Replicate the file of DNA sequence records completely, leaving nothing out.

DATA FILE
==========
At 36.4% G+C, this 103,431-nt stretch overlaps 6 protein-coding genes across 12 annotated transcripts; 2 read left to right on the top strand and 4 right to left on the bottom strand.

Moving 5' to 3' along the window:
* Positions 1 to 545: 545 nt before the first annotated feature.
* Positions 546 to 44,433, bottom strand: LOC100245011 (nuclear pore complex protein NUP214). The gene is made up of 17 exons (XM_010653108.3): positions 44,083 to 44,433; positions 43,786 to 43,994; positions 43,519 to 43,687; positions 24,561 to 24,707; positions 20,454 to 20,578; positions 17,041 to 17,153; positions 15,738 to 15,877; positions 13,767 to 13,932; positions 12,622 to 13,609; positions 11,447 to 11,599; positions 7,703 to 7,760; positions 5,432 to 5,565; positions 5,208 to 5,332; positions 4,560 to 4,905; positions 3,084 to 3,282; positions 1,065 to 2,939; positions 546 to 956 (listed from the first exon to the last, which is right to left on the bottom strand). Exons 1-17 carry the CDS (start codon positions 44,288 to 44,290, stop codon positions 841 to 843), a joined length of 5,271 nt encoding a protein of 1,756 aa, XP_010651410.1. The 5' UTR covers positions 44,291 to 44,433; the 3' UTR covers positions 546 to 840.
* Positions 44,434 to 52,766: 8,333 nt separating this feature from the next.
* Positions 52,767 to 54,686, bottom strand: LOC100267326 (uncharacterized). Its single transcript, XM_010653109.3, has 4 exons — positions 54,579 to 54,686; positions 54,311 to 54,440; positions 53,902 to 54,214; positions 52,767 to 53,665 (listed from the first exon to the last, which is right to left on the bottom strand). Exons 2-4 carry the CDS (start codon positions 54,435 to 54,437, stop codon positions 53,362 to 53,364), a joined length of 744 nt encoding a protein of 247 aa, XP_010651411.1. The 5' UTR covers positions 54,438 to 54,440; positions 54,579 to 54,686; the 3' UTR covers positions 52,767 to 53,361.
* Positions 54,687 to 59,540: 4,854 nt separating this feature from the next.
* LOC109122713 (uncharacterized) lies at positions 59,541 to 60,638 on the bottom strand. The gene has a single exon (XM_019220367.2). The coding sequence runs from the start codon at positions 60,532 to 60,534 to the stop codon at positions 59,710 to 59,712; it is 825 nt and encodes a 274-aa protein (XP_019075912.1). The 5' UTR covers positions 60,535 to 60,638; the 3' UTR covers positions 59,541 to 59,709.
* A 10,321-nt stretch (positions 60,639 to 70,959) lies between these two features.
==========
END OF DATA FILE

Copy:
At 36.4% G+C, this 103,431-nt stretch overlaps 6 protein-coding genes across 12 annotated transcripts; 2 read left to right on the top strand and 4 right to left on the bottom strand.

Moving 5' to 3' along the window:
* Positions 1 to 545: 545 nt before the first annotated feature.
* Positions 546 to 44,433, bottom strand: LOC100245011 (nuclear pore complex protein NUP214). The gene is made up of 17 exons (XM_010653108.3): positions 44,083 to 44,433; positions 43,786 to 43,994; positions 43,519 to 43,687; positions 24,561 to 24,707; positions 20,454 to 20,578; positions 17,041 to 17,153; positions 15,738 to 15,877; positions 13,767 to 13,932; positions 12,622 to 13,609; positions 11,447 to 11,599; positions 7,703 to 7,760; positions 5,432 to 5,565; positions 5,208 to 5,332; positions 4,560 to 4,905; positions 3,084 to 3,282; positions 1,065 to 2,939; positions 546 to 956 (listed from the first exon to the last, which is right to left on the bottom strand). Exons 1-17 carry the CDS (start codon positions 44,288 to 44,290, stop codon positions 841 to 843), a joined length of 5,271 nt encoding a protein of 1,756 aa, XP_010651410.1. The 5' UTR covers positions 44,291 to 44,433; the 3' UTR covers positions 546 to 840.
* Positions 44,434 to 52,766: 8,333 nt separating this feature from the next.
* Positions 52,767 to 54,686, bottom strand: LOC100267326 (uncharacterized). Its single transcript, XM_010653109.3, has 4 exons — positions 54,579 to 54,686; positions 54,311 to 54,440; positions 53,902 to 54,214; positions 52,767 to 53,665 (listed from the first exon to the last, which is right to left on the bottom strand). Exons 2-4 carry the CDS (start codon positions 54,435 to 54,437, stop codon positions 53,362 to 53,364), a joined length of 744 nt encoding a protein of 247 aa, XP_010651411.1. The 5' UTR covers positions 54,438 to 54,440; positions 54,579 to 54,686; the 3' UTR covers positions 52,767 to 53,361.
* Positions 54,687 to 59,540: 4,854 nt separating this feature from the next.
* LOC109122713 (uncharacterized) lies at positions 59,541 to 60,638 on the bottom strand. The gene has a single exon (XM_019220367.2). The coding sequence runs from the start codon at positions 60,532 to 60,534 to the stop codon at positions 59,710 to 59,712; it is 825 nt and encodes a 274-aa protein (XP_019075912.1). The 5' UTR covers positions 60,535 to 60,638; the 3' UTR covers positions 59,541 to 59,709.
* A 10,321-nt stretch (positions 60,639 to 70,959) lies between these two features.